Consensus Report

Rethinking the Components, Coordination, and Management of the U.S. Environmental Protection Agency Laboratories (2014)

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As an agency with the mission and regulatory responsibility to protect human health and the environment, the US Environmental Protection Agency (EPA) requires substantial high-quality in-house scientific expertise and laboratory capabilities so that it can answer questions related to regulation, enforcement, and environmental effects of specific chemicals, activities, and processes. EPA’s laboratory system consists of a distributed network of three general types of laboratories:
-- Regional office laboratories provide scientific data that support the needs of regional environmental programs for informing immediate and near-term decisions on environmental conditions, emergency response, compliance, and enforcement.
-- National regulatory program office laboratories develop and provide specific programs that support decisions on regulations, compliance, and enforcement related to legislative mandates at a national level.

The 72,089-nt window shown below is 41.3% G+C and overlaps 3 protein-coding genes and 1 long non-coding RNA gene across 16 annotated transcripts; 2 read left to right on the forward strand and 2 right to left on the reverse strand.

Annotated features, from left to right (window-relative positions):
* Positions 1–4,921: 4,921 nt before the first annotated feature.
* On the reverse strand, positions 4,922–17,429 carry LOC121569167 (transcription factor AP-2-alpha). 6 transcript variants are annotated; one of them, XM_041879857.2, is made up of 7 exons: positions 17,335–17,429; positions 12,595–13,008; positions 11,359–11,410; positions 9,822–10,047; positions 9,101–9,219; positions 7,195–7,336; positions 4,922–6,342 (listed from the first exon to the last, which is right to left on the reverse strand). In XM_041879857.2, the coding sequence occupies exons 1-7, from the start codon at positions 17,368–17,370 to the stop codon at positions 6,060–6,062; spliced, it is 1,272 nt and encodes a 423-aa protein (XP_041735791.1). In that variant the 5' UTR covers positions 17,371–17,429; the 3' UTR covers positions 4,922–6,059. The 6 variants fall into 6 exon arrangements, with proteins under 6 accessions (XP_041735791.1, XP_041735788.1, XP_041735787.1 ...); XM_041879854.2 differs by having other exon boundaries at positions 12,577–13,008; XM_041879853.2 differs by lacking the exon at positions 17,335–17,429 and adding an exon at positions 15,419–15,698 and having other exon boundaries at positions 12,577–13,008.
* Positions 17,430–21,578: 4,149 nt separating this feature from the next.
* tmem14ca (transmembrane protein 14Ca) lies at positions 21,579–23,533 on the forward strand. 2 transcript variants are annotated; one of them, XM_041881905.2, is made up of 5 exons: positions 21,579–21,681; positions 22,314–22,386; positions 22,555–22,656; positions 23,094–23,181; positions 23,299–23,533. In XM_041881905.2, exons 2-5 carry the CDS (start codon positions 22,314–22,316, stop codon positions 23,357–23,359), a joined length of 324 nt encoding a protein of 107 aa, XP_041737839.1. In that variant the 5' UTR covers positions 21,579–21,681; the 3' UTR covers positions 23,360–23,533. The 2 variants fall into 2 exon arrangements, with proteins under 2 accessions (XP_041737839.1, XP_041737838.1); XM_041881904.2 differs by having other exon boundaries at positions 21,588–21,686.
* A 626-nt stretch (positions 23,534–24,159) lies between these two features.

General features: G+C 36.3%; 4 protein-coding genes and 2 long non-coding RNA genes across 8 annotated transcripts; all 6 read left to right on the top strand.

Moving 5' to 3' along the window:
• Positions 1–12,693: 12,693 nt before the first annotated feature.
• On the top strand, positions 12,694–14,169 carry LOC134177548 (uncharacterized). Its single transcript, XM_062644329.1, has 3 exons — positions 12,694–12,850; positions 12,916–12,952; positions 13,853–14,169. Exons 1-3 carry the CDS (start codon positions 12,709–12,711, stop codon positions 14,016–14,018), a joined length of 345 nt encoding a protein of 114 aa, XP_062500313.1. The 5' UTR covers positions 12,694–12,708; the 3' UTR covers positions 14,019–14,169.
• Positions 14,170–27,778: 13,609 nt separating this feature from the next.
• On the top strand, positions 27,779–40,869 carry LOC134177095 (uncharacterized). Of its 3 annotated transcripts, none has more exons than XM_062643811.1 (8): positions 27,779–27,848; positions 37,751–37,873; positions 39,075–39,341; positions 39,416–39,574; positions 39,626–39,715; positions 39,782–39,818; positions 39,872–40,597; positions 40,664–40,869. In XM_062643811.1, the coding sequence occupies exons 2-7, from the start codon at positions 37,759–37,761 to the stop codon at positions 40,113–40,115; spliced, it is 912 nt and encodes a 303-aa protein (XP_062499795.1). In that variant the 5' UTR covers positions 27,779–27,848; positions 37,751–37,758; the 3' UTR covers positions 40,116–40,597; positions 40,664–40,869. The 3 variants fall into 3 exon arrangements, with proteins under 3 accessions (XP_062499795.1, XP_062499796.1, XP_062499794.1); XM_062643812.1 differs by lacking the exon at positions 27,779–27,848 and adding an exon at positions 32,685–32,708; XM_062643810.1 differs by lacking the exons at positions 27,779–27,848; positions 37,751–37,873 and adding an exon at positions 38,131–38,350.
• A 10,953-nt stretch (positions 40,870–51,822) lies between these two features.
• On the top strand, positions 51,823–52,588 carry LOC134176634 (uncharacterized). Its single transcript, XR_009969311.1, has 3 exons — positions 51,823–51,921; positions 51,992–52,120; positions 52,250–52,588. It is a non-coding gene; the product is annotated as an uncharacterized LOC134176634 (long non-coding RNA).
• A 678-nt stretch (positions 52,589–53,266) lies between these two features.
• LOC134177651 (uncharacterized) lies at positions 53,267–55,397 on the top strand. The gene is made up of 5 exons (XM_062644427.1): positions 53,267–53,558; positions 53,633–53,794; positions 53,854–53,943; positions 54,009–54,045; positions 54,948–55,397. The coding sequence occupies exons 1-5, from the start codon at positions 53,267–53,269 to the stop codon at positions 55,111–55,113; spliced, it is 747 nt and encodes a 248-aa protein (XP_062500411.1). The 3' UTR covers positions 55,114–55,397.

-- Office of Research and Development laboratories develop knowledge, assessments, and scientific tools that underpin decisions about EPA’s regulatory standards, risk assessments, and risk-management decisions.

EPA is currently undertaking an integrated evaluation of its laboratories to enhance the management, effectiveness, and efficiency of its laboratory network and to enhance its capabilities for research and other laboratory-based scientific and technical activities. As part of that effort, EPA asked the National Research Council to form a committee to assess the agency’s highest-priority needs for mission-relevant laboratory science and technical support, to develop principles for the efficient and effective management of EPA's laboratory enterprise to meet the agency's mission needs and strategic goals, and to develop guidance for enhancing efficiency and effectiveness now and during the next 10 years.

The committee found that EPA laboratories could become more effective and efficient through a rethinking of its system of laboratories from an enterprise perspective. The committee recommended that the actions EPA should take to improve the effectiveness and efficiency of its laboratory enterprise should be organized around the concept of a system that maintains the strength of the individual laboratory types while providing systematic collaboration and communication throughout the agency, the report finds.

The committee also developed an analytic framework for each type of laboratory and the entire enterprise to help EPA align its laboratory facilities, functions, and capabilities with the highest-priority scientific needs related to the agency’s strategic goals, such as addressing climate change, improving air quality, and protecting America’s waters.